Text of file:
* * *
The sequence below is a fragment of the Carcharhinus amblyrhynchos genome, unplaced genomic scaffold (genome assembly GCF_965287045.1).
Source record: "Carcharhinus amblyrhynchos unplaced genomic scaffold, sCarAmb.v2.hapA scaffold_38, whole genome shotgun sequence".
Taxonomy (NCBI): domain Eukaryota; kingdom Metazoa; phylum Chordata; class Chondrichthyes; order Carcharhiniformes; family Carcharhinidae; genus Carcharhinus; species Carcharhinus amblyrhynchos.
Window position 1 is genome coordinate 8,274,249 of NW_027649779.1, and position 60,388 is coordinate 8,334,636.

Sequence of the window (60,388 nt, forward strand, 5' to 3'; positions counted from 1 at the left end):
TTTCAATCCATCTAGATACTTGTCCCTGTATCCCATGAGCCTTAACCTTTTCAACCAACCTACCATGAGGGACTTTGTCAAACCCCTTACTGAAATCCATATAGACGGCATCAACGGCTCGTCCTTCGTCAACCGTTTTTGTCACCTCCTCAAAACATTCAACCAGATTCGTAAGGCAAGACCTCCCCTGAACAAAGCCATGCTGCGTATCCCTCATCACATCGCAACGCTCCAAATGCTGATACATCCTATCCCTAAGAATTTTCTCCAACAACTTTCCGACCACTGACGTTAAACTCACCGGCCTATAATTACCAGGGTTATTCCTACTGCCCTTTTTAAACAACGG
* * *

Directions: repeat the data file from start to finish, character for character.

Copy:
The sequence below is a fragment of the Carcharhinus amblyrhynchos genome, unplaced genomic scaffold (genome assembly GCF_965287045.1).
Source record: "Carcharhinus amblyrhynchos unplaced genomic scaffold, sCarAmb.v2.hapA scaffold_38, whole genome shotgun sequence".
Taxonomy (NCBI): domain Eukaryota; kingdom Metazoa; phylum Chordata; class Chondrichthyes; order Carcharhiniformes; family Carcharhinidae; genus Carcharhinus; species Carcharhinus amblyrhynchos.
Window position 1 is genome coordinate 8,274,249 of NW_027649779.1, and position 60,388 is coordinate 8,334,636.

Sequence of the window (60,388 nt, forward strand, 5' to 3'; positions counted from 1 at the left end):
TTTCAATCCATCTAGATACTTGTCCCTGTATCCCATGAGCCTTAACCTTTTCAACCAACCTACCATGAGGGACTTTGTCAAACCCCTTACTGAAATCCATATAGACGGCATCAACGGCTCGTCCTTCGTCAACCGTTTTTGTCACCTCCTCAAAACATTCAACCAGATTCGTAAGGCAAGACCTCCCCTGAACAAAGCCATGCTGCGTATCCCTCATCACATCGCAACGCTCCAAATGCTGATACATCCTATCCCTAAGAATTTTCTCCAACAACTTTCCGACCACTGACGTTAAACTCACCGGCCTATAATTACCAGGGTTATTCCTACTGCCCTTTTTAAACAACGG